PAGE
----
Two weeks ago, a majority of The Escapist crew trucked off to Los Angeles for E3. We spent three days traipsing about the LA Convention Center and three nights popping about Downtown LA and West Hollywood … networking. And for those of you who may have missed it, we wrote all about it at .
But really, what is E3? From the official site: “E3 is the world’s premiere trade show for computer and video games and related products.” Hmmm. So, what is a trade show, exactly? According to the good people at [A href=”http://www.investorworlds.com”]investorwords.com[/a], a trade show is “an event at which goods and services in a specific industry are exhibited and demonstrated.”
This sounds pretty cool. One might glean from this that at the videogame and related products trade show, attendees would be able to get a clear idea of what the next wave of games, consoles and peripherals will be like. But then, we cannot forget the implication of two very important words in the definition of trade show: exhibited and demonstrated. These two words mean that the viewers (aka attendees) are by proxy passive participants in the whole event. Any stories we went there to find, scoops we hoped to get were closely guarded by the powers that be, while they showed us and told us exactly what they wanted us to see and hear.
This came home to me this year when I went to an invite only party with a demonstration of a game. An interstellar war was started in the demonstration of the game. It was fun. I was invited back by a member of the company’s PR team to see more of the game. Of course I went. An interstellar war was started in the same spot by a different demonstrator. Even though the whole process seemed to be rather spontaneous, the entire demonstration was scripted. I was speechless.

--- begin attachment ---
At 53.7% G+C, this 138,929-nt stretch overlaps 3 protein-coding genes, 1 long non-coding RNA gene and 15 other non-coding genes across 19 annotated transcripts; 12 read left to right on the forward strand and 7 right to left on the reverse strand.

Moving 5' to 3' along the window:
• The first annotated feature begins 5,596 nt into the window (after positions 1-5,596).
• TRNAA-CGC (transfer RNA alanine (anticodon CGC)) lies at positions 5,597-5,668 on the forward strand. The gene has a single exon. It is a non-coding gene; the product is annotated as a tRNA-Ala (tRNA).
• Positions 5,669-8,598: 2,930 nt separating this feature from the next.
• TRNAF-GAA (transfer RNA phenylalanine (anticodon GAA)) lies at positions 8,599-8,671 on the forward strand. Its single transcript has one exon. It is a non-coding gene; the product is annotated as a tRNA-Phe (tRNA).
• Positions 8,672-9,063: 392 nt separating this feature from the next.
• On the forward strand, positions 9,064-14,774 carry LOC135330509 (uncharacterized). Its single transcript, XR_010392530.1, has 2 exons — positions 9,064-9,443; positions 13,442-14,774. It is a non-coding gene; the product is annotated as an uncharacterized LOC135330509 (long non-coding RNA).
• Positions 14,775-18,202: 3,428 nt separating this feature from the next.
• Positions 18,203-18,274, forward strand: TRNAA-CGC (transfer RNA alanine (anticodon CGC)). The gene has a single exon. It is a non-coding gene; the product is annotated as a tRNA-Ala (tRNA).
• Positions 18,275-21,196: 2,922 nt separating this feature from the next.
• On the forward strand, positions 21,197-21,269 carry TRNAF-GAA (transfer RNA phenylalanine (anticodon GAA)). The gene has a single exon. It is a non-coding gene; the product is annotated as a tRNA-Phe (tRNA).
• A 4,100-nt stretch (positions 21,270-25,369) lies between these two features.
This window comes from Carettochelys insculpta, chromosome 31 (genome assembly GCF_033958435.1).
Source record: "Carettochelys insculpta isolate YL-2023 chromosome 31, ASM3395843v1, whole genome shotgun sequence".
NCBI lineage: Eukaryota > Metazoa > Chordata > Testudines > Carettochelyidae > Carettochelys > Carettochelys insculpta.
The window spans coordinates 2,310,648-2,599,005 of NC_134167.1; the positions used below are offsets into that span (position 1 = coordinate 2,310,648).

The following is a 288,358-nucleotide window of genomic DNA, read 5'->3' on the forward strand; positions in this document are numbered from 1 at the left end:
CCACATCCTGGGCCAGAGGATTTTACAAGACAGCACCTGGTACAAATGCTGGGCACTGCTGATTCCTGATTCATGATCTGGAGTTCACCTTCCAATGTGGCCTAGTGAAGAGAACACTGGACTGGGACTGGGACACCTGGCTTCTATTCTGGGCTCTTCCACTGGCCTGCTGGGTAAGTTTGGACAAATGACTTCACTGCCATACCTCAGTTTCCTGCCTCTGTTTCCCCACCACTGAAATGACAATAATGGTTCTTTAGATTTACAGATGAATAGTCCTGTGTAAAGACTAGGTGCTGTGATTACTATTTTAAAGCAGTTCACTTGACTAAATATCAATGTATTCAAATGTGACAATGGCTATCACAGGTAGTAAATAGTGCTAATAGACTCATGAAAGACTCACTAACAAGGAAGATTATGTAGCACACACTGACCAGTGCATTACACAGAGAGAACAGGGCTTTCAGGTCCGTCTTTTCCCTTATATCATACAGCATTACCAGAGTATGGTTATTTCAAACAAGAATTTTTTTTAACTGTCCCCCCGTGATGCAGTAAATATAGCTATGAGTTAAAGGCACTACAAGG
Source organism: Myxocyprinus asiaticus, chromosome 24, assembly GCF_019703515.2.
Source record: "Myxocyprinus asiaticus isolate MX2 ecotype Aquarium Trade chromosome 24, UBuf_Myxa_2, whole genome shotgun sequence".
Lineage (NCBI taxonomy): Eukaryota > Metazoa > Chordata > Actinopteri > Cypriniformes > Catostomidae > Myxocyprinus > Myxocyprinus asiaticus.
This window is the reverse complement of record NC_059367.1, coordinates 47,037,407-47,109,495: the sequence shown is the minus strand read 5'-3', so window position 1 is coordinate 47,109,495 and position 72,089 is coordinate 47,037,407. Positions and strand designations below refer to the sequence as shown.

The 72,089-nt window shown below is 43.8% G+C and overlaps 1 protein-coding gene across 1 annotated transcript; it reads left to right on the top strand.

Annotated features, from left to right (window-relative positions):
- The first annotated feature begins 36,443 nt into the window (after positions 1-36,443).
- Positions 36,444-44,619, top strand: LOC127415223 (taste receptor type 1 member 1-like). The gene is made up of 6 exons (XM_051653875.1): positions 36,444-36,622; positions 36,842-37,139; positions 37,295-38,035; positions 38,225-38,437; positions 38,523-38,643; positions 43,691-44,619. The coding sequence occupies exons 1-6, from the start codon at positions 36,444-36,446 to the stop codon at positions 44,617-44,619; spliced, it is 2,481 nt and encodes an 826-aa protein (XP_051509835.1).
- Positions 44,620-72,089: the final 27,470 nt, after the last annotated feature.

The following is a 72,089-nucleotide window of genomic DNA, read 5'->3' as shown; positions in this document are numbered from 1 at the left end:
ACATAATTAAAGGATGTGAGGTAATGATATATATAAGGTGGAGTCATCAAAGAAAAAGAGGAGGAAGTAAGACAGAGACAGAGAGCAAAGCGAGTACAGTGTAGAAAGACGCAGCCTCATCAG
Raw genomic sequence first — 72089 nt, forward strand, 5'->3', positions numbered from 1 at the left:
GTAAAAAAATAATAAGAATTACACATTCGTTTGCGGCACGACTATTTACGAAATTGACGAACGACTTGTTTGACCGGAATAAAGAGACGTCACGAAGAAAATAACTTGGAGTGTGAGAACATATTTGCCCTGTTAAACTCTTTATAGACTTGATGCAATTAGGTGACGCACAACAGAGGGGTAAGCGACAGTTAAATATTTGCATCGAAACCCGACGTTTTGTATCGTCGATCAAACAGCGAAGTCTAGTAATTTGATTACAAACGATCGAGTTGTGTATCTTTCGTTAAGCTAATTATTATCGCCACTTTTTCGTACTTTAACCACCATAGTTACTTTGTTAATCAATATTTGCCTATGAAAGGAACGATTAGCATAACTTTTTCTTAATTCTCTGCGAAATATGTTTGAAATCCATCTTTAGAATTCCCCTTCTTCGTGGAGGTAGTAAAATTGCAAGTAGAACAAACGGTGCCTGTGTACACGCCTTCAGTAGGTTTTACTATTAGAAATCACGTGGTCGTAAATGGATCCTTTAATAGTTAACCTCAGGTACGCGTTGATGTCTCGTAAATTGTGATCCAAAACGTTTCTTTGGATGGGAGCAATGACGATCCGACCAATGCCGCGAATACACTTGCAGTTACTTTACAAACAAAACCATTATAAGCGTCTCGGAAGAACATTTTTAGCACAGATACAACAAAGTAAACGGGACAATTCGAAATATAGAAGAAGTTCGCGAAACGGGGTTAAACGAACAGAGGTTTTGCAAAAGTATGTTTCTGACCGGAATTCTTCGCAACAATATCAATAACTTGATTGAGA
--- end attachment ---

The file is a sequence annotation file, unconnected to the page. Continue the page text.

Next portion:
Later I thought back on the tidy little package presented at E3 by many (certainly not all companies). The one that’s scripted; the one about which you ask a question, and if it’s outside the parameters of what’s accepted, a side-step answer to dizzy even a politician is issued. Why is this? What has built this solid wall, manned by PR gurus, between gaming press and the developers/publishers of games and consoles?
I don’t think it’s the developers – have you ever asked a developer about the game they’ve been pouring their heart, soul and bank account into for months, even years? There’s this little smile that creeps up, you know, that one that makes you do the same. And that smile travels up into their eyes, tinged with just a bit of mischievousness. No, it’s not because they want to be limited.
So, I look at the other part of the equation, the press. With one ten minute presentation, developers must show what it has cost millions of dollars and years of people’s lives to create. And with one hastily written 300 word preview/review, the press can help make or break a game. It doesn’t seem fair.
This is not to say that we, as press, should not give our true impressions of a game, even if negative; we have a responsibility to our audience for that. But we also owe the developers fair and unbiased/bias disclosed coverage. And if we don’t give that, the package with which we are presented will likely be very controlled and scripted with the purpose of minimizing our biases, as they are now.
Hopefully this can change. Hopefully we can establish trusting relations wherein we can talk to developers about their games instead of doing the carefully choreographed song and dance which just makes everyone feel tired and just a little awkward.